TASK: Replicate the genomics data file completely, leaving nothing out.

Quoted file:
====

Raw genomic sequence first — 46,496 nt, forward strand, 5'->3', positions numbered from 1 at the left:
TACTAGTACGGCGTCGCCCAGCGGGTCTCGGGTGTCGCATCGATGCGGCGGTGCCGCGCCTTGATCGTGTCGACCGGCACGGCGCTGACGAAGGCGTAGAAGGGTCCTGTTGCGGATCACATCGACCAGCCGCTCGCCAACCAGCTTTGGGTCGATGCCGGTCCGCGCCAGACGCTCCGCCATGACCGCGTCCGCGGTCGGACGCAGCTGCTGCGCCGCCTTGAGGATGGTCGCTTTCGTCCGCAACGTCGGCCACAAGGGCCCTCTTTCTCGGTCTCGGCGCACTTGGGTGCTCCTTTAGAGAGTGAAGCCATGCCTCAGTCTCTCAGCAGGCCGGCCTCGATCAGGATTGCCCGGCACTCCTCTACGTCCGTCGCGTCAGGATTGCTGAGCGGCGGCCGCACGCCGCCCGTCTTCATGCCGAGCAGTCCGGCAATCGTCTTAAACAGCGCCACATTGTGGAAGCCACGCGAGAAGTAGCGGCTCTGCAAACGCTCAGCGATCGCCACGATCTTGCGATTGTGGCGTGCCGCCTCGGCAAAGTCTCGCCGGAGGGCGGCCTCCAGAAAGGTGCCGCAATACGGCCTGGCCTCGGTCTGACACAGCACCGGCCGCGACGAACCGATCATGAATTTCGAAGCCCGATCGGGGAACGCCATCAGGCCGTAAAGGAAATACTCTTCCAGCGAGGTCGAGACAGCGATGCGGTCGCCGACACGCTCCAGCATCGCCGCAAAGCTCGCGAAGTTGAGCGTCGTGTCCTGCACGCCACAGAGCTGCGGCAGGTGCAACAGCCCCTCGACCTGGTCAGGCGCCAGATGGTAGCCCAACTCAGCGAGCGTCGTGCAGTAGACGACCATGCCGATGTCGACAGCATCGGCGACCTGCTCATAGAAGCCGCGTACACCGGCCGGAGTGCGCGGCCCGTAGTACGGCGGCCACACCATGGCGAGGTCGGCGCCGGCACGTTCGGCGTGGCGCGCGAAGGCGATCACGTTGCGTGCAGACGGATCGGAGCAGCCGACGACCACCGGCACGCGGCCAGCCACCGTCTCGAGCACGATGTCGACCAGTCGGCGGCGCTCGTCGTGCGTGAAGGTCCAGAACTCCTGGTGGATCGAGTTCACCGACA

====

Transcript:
Raw genomic sequence first — 46,496 nt, forward strand, 5'->3', positions numbered from 1 at the left:
TACTAGTACGGCGTCGCCCAGCGGGTCTCGGGTGTCGCATCGATGCGGCGGTGCCGCGCCTTGATCGTGTCGACCGGCACGGCGCTGACGAAGGCGTAGAAGGGTCCTGTTGCGGATCACATCGACCAGCCGCTCGCCAACCAGCTTTGGGTCGATGCCGGTCCGCGCCAGACGCTCCGCCATGACCGCGTCCGCGGTCGGACGCAGCTGCTGCGCCGCCTTGAGGATGGTCGCTTTCGTCCGCAACGTCGGCCACAAGGGCCCTCTTTCTCGGTCTCGGCGCACTTGGGTGCTCCTTTAGAGAGTGAAGCCATGCCTCAGTCTCTCAGCAGGCCGGCCTCGATCAGGATTGCCCGGCACTCCTCTACGTCCGTCGCGTCAGGATTGCTGAGCGGCGGCCGCACGCCGCCCGTCTTCATGCCGAGCAGTCCGGCAATCGTCTTAAACAGCGCCACATTGTGGAAGCCACGCGAGAAGTAGCGGCTCTGCAAACGCTCAGCGATCGCCACGATCTTGCGATTGTGGCGTGCCGCCTCGGCAAAGTCTCGCCGGAGGGCGGCCTCCAGAAAGGTGCCGCAATACGGCCTGGCCTCGGTCTGACACAGCACCGGCCGCGACGAACCGATCATGAATTTCGAAGCCCGATCGGGGAACGCCATCAGGCCGTAAAGGAAATACTCTTCCAGCGAGGTCGAGACAGCGATGCGGTCGCCGACACGCTCCAGCATCGCCGCAAAGCTCGCGAAGTTGAGCGTCGTGTCCTGCACGCCACAGAGCTGCGGCAGGTGCAACAGCCCCTCGACCTGGTCAGGCGCCAGATGGTAGCCCAACTCAGCGAGCGTCGTGCAGTAGACGACCATGCCGATGTCGACAGCATCGGCGACCTGCTCATAGAAGCCGCGTACACCGGCCGGAGTGCGCGGCCCGTAGTACGGCGGCCACACCATGGCGAGGTCGGCGCCGGCACGTTCGGCGTGGCGCGCGAAGGCGATCACGTTGCGTGCAGACGGATCGGAGCAGCCGACGACCACCGGCACGCGGCCAGCCACCGTCTCGAGCACGATGTCGACCAGTCGGCGGCGCTCGTCGTGCGTGAAGGTCCAGAACTCCTGGTGGATCGAGTTCACCGACA